I was in John Blair's History of English Drama at Georgia College in Milledgeville, Georgia, when I discovered I was sitting next to the most beautiful girl I'd ever seen. This is no hyperbole but a verifiable fact. Look up the word "angel" in any good dictionary and examine the illustration. Slim, long blond hair, blue eyes, the works. I knew it would be impolite to gawk at her, although that is what I most wanted to do. I certainly didn't have the nerve to speak to her.
Then came the day my friend Charles "Drip" Waldrip was to do a presentation on a play called 'Tis Pity She's a Whore. (I do not make this title up - like everything else in this blog, it is 100% fact.) He'd asked me to interrupt the beginning of his presentation - note this: he asked me - like an old Johnny Carson bit when Ed McMahon would interrupt and Carson would come back with something like, "Not so fast, Tuna Breath." So Drip gets up to do his bit, and I go into my spiel, and I'm really riffing and going on perhaps a tad longer than planned, so Nancy - who was not in on our little plan - seizes the Riverside Shakespeare, hardbound and eight inches thick, and wallops me over the head with a "Shut up!"
This brought a halt to the proceedings, and after it was made clear to her I was not being boorish but was actually a planned part of the presentation, she was apologetic, and the ice between us was broken.
Some time later I ran into her on the steps of the college library and we fell into conversation. It was the first real conversation we'd had, and I tell you, I was masterful. You'd have been so impressed. Charming, erudite, glib. It also helped I was wearing my favorite pants. They were corduroy, made with four red-and-blue panels so from the front one leg was blue and the other red, and from the back, the opposite legs were red and blue. This was the late '70's and such garments were not considered bizarre, although I have always possessed a unique fashion sense. We parted, and I congratulated myself for making such a good impression, but then I looked down and discovered the whole time my pants - the fancy red and blue corduroys - had been unzipped. I consoled myself that in the full light of my charm, she had probably not noticed.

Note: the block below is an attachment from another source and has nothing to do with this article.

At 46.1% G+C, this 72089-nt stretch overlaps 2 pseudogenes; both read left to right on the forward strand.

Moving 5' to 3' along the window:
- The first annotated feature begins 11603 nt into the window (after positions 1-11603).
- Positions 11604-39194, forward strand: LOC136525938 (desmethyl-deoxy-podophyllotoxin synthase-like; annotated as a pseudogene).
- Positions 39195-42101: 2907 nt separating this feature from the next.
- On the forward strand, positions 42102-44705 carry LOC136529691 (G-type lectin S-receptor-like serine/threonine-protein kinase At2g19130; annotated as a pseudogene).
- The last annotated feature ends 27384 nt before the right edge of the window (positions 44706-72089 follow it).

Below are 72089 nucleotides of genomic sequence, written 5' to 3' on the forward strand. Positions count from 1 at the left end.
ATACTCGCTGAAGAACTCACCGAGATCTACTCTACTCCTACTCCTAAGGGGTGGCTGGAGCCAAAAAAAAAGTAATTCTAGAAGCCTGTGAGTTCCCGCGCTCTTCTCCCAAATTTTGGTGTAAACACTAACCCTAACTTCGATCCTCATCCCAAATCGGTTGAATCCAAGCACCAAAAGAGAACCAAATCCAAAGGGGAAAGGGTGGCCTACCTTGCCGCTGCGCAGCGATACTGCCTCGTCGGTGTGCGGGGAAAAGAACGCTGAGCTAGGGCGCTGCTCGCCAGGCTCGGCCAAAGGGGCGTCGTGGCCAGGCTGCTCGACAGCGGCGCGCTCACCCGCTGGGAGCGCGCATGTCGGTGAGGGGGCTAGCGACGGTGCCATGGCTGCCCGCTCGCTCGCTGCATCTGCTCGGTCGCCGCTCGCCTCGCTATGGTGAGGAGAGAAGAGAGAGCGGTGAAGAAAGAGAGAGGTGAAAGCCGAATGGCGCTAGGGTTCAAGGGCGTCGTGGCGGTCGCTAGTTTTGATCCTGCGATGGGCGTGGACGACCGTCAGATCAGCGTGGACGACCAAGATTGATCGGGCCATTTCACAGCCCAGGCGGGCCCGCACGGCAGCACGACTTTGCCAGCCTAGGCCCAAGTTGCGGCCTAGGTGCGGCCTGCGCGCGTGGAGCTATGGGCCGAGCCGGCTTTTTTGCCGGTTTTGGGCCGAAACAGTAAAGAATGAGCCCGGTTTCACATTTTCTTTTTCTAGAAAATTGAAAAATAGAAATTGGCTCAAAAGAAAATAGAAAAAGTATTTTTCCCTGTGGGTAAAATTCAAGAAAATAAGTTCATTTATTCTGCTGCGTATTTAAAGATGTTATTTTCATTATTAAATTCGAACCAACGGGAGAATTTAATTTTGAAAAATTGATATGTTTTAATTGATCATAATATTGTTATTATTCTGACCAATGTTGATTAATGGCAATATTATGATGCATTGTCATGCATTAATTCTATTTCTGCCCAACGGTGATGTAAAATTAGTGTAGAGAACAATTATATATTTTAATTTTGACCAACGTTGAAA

Then came the day I asked her out for the first time. My technique, suavity itself, I pass on for use by future generations. I waited for the whole class to arrive and told several classmates I intended to ask her out. (I may not have mentioned, but she and I sat in the front.) When she arrived, I said in a clear, steady voice, loud enough for everyone to hear, "Speaking of movies, would you go out to see Fast Break with Gabe Kaplan?" (No one had been speaking of movies, the abrupt non sequitur was the very essence of my pickup line.) Nancy found twenty pairs of eyes staring in expectation at her as she framed an answer. She really had no choice.
After we'd dated a while and were officially boy- and girlfriend, I asked her about the first conversation we'd had in front of the library and if she remembered it. "Vividly," she said. "Your fly was down."
This July makes 31 years we've been married. We still have the Riverside Shakespeare.